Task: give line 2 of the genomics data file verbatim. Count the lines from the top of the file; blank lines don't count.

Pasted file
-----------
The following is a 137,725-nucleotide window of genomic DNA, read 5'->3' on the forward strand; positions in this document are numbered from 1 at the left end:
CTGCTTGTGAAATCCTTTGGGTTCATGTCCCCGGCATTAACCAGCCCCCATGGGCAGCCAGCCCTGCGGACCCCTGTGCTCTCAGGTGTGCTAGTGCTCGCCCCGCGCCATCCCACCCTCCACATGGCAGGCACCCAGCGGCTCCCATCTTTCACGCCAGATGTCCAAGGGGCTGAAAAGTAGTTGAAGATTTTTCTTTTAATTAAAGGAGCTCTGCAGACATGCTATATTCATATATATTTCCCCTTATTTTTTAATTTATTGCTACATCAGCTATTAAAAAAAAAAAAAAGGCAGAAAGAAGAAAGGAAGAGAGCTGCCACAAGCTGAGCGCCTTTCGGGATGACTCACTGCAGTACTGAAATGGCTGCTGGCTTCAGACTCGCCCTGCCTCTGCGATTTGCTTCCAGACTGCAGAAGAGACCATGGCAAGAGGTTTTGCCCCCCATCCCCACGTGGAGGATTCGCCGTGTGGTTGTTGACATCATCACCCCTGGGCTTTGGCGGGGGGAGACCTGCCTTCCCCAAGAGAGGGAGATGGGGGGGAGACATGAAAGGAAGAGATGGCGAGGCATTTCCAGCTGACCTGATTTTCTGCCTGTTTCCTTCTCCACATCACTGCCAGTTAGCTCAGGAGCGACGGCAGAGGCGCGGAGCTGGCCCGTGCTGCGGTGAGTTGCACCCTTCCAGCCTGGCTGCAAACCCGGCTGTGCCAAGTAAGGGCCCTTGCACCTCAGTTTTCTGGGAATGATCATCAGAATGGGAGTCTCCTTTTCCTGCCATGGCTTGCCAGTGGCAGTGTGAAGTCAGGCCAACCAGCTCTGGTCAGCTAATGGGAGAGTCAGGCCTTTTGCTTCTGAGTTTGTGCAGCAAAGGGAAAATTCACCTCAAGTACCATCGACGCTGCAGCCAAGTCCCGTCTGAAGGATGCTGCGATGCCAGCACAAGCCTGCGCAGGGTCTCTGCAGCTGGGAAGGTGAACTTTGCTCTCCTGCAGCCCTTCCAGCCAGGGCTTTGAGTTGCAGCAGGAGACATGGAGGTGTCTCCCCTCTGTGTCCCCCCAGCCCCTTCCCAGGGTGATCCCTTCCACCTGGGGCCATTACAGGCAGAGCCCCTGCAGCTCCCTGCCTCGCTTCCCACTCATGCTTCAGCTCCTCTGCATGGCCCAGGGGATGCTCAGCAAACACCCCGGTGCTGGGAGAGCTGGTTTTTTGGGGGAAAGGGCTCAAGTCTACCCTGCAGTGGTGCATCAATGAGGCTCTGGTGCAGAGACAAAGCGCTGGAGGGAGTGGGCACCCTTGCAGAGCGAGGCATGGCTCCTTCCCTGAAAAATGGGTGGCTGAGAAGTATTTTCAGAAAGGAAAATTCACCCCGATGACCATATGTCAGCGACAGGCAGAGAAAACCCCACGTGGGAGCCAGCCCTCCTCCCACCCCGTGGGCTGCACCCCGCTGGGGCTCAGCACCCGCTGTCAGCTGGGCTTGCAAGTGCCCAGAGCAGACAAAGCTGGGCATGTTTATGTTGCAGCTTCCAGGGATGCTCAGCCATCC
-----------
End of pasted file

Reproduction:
CTGCTTGTGAAATCCTTTGGGTTCATGTCCCCGGCATTAACCAGCCCCCATGGGCAGCCAGCCCTGCGGACCCCTGTGCTCTCAGGTGTGCTAGTGCTCGCCCCGCGCCATCCCACCCTCCACATGGCAGGCACCCAGCGGCTCCCATCTTTCACGCCAGATGTCCAAGGGGCTGAAAAGTAGTTGAAGATTTTTCTTTTAATTAAAGGAGCTCTGCAGACATGCTATATTCATATATATTTCCCCTTATTTTTTAATTTATTGCTACATCAGCTATTAAAAAAAAAAAAAAGGCAGAAAGAAGAAAGGAAGAGAGCTGCCACAAGCTGAGCGCCTTTCGGGATGACTCACTGCAGTACTGAAATGGCTGCTGGCTTCAGACTCGCCCTGCCTCTGCGATTTGCTTCCAGACTGCAGAAGAGACCATGGCAAGAGGTTTTGCCCCCCATCCCCACGTGGAGGATTCGCCGTGTGGTTGTTGACATCATCACCCCTGGGCTTTGGCGGGGGGAGACCTGCCTTCCCCAAGAGAGGGAGATGGGGGGGAGACATGAAAGGAAGAGATGGCGAGGCATTTCCAGCTGACCTGATTTTCTGCCTGTTTCCTTCTCCACATCACTGCCAGTTAGCTCAGGAGCGACGGCAGAGGCGCGGAGCTGGCCCGTGCTGCGGTGAGTTGCACCCTTCCAGCCTGGCTGCAAACCCGGCTGTGCCAAGTAAGGGCCCTTGCACCTCAGTTTTCTGGGAATGATCATCAGAATGGGAGTCTCCTTTTCCTGCCATGGCTTGCCAGTGGCAGTGTGAAGTCAGGCCAACCAGCTCTGGTCAGCTAATGGGAGAGTCAGGCCTTTTGCTTCTGAGTTTGTGCAGCAAAGGGAAAATTCACCTCAAGTACCATCGACGCTGCAGCCAAGTCCCGTCTGAAGGATGCTGCGATGCCAGCACAAGCCTGCGCAGGGTCTCTGCAGCTGGGAAGGTGAACTTTGCTCTCCTGCAGCCCTTCCAGCCAGGGCTTTGAGTTGCAGCAGGAGACATGGAGGTGTCTCCCCTCTGTGTCCCCCCAGCCCCTTCCCAGGGTGATCCCTTCCACCTGGGGCCATTACAGGCAGAGCCCCTGCAGCTCCCTGCCTCGCTTCCCACTCATGCTTCAGCTCCTCTGCATGGCCCAGGGGATGCTCAGCAAACACCCCGGTGCTGGGAGAGCTGGTTTTTTGGGGGAAAGGGCTCAAGTCTACCCTGCAGTGGTGCATCAATGAGGCTCTGGTGCAGAGACAAAGCGCTGGAGGGAGTGGGCACCCTTGCAGAGCGAGGCATGGCTCCTTCCCTGAAAAATGGGTGGCTGAGAAGTATTTTCAGAAAGGAAAATTCACCCCGATGACCATATGTCAGCGACAGGCAGAGAAAACCCCACGTGGGAGCCAGCCCTCCTCCCACCCCGTGGGCTGCACCCCGCTGGGGCTCAGCACCCGCTGTCAGCTGGGCTTGCAAGTGCCCAGAGCAGACAAAGCTGGGCATGTTTATGTTGCAGCTTCCAGGGATGCTCAGCCATCC